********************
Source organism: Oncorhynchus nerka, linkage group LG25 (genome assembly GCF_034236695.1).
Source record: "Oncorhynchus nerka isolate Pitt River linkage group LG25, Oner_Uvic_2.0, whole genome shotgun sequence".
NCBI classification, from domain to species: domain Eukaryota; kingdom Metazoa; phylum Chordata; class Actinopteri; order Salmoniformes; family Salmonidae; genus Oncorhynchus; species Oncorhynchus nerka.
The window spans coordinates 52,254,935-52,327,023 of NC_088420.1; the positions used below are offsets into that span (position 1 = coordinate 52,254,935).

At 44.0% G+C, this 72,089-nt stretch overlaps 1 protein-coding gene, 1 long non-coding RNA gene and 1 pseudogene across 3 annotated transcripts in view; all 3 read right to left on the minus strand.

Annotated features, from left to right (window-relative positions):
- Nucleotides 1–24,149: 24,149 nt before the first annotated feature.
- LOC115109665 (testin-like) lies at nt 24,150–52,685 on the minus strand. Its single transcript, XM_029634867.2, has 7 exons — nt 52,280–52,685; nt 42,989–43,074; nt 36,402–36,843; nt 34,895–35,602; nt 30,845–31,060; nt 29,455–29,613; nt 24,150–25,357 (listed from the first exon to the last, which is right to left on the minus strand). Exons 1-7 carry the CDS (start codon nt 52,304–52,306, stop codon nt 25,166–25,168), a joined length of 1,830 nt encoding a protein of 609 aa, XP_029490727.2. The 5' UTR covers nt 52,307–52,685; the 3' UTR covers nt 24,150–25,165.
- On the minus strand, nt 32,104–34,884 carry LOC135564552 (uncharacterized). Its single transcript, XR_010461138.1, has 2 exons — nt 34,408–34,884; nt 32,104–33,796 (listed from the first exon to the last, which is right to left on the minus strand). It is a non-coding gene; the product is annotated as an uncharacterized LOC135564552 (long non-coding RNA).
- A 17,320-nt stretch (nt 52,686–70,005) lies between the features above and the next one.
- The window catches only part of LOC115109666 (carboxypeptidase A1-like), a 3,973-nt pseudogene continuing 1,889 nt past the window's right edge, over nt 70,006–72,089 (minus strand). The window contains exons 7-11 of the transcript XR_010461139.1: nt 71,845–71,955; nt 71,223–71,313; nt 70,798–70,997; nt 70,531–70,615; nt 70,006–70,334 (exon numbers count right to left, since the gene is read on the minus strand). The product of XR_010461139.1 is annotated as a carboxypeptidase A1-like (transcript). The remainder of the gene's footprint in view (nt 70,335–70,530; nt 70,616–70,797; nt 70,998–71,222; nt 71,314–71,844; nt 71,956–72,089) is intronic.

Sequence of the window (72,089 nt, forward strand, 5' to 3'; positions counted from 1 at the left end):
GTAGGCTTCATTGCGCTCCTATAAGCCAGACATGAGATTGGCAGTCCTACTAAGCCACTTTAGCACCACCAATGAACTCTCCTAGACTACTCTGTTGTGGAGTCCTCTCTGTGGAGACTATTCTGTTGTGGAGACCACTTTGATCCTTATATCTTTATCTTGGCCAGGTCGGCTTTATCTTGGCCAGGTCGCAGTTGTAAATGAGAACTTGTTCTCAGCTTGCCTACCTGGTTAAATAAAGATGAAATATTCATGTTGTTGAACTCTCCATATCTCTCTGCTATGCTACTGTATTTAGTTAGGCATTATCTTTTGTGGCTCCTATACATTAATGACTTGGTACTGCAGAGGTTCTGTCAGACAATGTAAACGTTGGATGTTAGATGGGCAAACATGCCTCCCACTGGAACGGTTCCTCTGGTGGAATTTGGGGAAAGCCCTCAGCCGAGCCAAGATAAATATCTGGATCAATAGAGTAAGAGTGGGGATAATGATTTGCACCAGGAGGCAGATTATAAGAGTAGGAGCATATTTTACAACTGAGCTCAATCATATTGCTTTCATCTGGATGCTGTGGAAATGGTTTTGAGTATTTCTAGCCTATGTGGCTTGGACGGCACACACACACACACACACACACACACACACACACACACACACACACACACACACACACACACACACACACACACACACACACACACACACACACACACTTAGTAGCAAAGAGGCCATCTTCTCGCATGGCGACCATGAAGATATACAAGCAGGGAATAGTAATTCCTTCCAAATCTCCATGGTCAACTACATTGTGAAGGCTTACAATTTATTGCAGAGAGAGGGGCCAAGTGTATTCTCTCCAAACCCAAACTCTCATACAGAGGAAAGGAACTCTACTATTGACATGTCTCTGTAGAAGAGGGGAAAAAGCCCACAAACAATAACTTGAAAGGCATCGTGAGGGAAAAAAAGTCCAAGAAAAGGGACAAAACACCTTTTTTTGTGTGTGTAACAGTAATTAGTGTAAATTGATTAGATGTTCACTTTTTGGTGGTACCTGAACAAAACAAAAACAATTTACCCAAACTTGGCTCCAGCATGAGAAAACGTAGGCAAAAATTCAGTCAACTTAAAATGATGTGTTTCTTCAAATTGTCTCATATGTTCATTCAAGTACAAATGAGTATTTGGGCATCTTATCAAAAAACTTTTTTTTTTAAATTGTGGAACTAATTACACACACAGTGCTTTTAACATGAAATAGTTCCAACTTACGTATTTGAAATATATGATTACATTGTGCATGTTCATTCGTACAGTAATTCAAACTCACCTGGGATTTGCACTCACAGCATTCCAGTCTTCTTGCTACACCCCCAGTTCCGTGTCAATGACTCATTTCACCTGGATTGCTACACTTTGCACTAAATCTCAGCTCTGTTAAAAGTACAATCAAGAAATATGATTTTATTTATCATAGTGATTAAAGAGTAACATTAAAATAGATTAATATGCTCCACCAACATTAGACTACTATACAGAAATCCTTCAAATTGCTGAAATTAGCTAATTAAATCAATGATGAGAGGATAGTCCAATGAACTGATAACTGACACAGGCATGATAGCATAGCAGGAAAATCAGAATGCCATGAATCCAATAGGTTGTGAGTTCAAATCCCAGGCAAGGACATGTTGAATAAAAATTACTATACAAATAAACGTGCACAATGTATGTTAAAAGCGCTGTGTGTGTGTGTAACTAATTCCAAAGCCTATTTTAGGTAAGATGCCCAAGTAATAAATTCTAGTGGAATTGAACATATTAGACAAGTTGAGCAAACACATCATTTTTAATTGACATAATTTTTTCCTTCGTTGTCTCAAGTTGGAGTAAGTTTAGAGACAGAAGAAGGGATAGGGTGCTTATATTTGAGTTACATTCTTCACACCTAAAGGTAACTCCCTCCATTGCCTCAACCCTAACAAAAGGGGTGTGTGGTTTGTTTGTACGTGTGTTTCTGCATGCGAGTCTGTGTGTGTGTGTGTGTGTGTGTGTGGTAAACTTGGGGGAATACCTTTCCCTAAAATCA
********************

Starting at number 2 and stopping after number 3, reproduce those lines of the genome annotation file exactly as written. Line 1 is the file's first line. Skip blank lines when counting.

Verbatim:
Source record: "Oncorhynchus nerka isolate Pitt River linkage group LG25, Oner_Uvic_2.0, whole genome shotgun sequence".
NCBI classification, from domain to species: domain Eukaryota; kingdom Metazoa; phylum Chordata; class Actinopteri; order Salmoniformes; family Salmonidae; genus Oncorhynchus; species Oncorhynchus nerka.